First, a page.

Isocon Analysis (IA) was used to identify element enrichment/depletion in an inundated (IAASS containing) and a non-inundated (AASS containing) ASS profile. IA used the immobile elements Ba and Ti to establish the isocon relationship between altered and parent samples. Cobalt, Mn, Ni and Zn were extensively depleted from both ASS profiles, likely during PASS oxidation. Sodium was depleted in the dry ASS profile and enriched in the wet ASS profile. Iron was depleted from the middle sections of both ASS profiles, with the depletion in the wet ASS profile being more extensive. The probable cause of the increased depletion of Fe in the wet ASS profile was extended periods of reducing conditions caused by more extensive seawater inundation. Copper and Pb displayed similar behaviour to Fe, suggesting they were associated with Fe in the ASS, likely by sorption onto oxidised Fe phases.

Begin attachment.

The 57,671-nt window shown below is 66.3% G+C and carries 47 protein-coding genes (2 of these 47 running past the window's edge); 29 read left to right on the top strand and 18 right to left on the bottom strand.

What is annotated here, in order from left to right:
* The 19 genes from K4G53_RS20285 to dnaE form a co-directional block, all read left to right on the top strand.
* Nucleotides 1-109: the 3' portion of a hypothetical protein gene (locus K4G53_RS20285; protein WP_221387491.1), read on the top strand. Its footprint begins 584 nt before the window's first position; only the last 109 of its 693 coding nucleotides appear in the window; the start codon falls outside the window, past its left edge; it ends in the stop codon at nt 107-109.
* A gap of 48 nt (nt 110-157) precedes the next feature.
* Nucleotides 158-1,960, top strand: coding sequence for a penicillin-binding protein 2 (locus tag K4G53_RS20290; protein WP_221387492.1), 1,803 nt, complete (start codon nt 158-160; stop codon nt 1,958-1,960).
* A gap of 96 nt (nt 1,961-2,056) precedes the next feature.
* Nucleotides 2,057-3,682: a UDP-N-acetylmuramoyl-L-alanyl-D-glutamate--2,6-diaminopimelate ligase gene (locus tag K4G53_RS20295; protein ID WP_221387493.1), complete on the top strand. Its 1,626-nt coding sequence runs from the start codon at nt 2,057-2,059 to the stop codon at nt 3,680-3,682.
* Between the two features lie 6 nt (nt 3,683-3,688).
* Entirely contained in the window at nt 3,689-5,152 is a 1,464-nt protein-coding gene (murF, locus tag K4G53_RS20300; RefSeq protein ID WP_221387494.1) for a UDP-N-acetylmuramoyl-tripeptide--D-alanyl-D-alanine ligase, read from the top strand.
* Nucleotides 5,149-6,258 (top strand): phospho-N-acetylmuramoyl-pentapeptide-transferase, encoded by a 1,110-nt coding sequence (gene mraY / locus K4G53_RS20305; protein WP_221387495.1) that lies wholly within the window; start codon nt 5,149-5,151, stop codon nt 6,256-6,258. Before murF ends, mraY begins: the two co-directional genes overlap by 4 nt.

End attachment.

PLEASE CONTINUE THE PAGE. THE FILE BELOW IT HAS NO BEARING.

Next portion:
Examination of element hosting using two Sequential Extraction Procedures (SEPs) identified reductive dissolution as the geochemical process responsible for Fe depletion in the IAASS. The two SEPs were the Geological Survey of Canada (GSC) SEP and the Modified BCR (MBCR) SEP. Iron was largely hosted by the reducible fraction in the AASS (i.e. oxides). In the IAASS, the size of the Fe reducible fraction was smaller by a third compared to the AASS. This indicated that Fe in the IAASS was mobilised by the reductive dissolution of Fe oxides during inundation. A combination of seawater inundation and organic matter likely generated reducing conditions in the inundated ASS profile and was hence the probable cause of the reductive dissolution of the oxidised Fe phases.